My town has a trash problem. This probably isn’t much of a secret to anyone who has spent any time here. Old couches appear in vacant lots around the city, garbage bags filled with residential waste form piles in the forest under the cover of darkness and broken CRT television sets roam the ditches. It’s to the point now that we are ashamed to bring guests to our mountain bike trails – in fact, there are trails we no longer ride because we can stand to see another pile of garbage.
Maybe it’s a red herring, but I have a theory that it’s the complexity of our garbage, recycling and compost programs that are contributing to this problem. The refuse that our household generates on a weekly basis is disposed of in five different containers at three different destinations. “Garbage Day” is based around a rolling schedule – meaning that on a random day once a week some combination of two bins need to be taken to the end of the driveway. To be fair, it’s not quite that arbitrary, but it does require a calendar and it’s not as simple as Thursday is always “Garbage Day”, which gives people consistency and decreases the likelihood of forgetting. There are strict size and weight limits on each bin and if glass inadvertently ends up in your recycling bin, you risk having the entire contents of the bin left behind with an angry note. We’re stubborn, so we fix the problem, try to learn from it and put the acceptable contents out two weeks later.
In addition to the garbage, recycling and compost that is collected from our home, we also drop off cans and bottles for refund at one location and glass jars, styrofoam and milk containers at another. That’s right, the count is now up to three different locations. Fortunately, old electronics and small amounts of yard waste can be disposed of as the same location as glass jars. Thanks to a levy on all new products, electronics can be dropped off for free. By the number of free-range CRTs around town, I can only assume that this fact hasn’t been properly communicated.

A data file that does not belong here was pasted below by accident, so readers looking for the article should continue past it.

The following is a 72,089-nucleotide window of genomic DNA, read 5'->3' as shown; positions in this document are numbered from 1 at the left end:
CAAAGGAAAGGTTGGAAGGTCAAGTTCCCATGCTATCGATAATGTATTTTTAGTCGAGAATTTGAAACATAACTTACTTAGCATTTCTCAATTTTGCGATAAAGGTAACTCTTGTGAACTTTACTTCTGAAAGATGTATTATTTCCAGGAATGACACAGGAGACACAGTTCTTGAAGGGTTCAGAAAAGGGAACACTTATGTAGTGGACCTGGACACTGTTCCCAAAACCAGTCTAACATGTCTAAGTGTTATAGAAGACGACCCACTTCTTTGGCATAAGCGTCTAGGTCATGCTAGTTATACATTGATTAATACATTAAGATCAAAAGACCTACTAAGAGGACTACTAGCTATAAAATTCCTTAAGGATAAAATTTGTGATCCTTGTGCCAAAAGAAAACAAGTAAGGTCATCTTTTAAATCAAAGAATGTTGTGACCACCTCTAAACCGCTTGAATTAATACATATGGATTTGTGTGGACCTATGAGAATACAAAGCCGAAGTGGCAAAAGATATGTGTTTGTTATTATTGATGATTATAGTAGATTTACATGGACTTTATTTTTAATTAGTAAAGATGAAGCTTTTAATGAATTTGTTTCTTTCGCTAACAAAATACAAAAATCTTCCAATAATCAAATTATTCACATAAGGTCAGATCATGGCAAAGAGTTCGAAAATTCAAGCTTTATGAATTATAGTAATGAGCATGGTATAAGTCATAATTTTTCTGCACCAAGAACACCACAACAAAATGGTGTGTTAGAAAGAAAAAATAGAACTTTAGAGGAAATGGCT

The fourth drop-off location is for wood waste, but it’s poorly marked and not open Sundays. Five is the landfill, which is at the far end of town and has a strict gatekeeper whose job description includes scolding individuals who bring wood products and ensuring that only appropriate amounts and types of drywall are disposed of. The best part of the landfill drop off is the dozen or so numbered dumpsters – each intended for a different type of product. Although the intention is good, this system is a serious bottleneck that increases, by at least an order of magnitude, the amount of time I want to spend at the landfill.
“Garbage Day” used to refer to the day that the trash was picked up. Now it refers to the entire day spent sorting and transporting our garbage to the five different locations where it will be landfilled, recycled or burned. Is this the new reality of our ecologically-sensitive communities? Given the complexity of the system, it’s no surprise that individuals are looking for alternatives.
Still, what I can’t wrap my head around is the mindset of someone who drives a truck full of garbage out to a forest and drops it in the middle of a mountain bike trail. I don’t understand how this happens. Who are these people? Does this happen elsewhere? Not that I would, but if I were going to illegally dump garbage, I’d do so it near a dumpster in a dark alley where at least it’s easy for someone else to clean up.
The town’s roots are around logging. The majority of undeveloped land is owned by forestry companies. Is it possible that this land is already seen as already destroyed? Maybe that pile of old magazines, the broken lamp and the 1985 football trophy doesn’t change the value of the land. It’s always worth nothing because the original trees have long since been cut down and those that were replanted will be cut down again soon.
Progress is being made. First the first time, charges were laid but then the suspects failed to appear in court. Groups are using social media to call attention to the situation and to rally clean-up crews.
Maybe I need to forget trying to figure out why and join in the clean-up.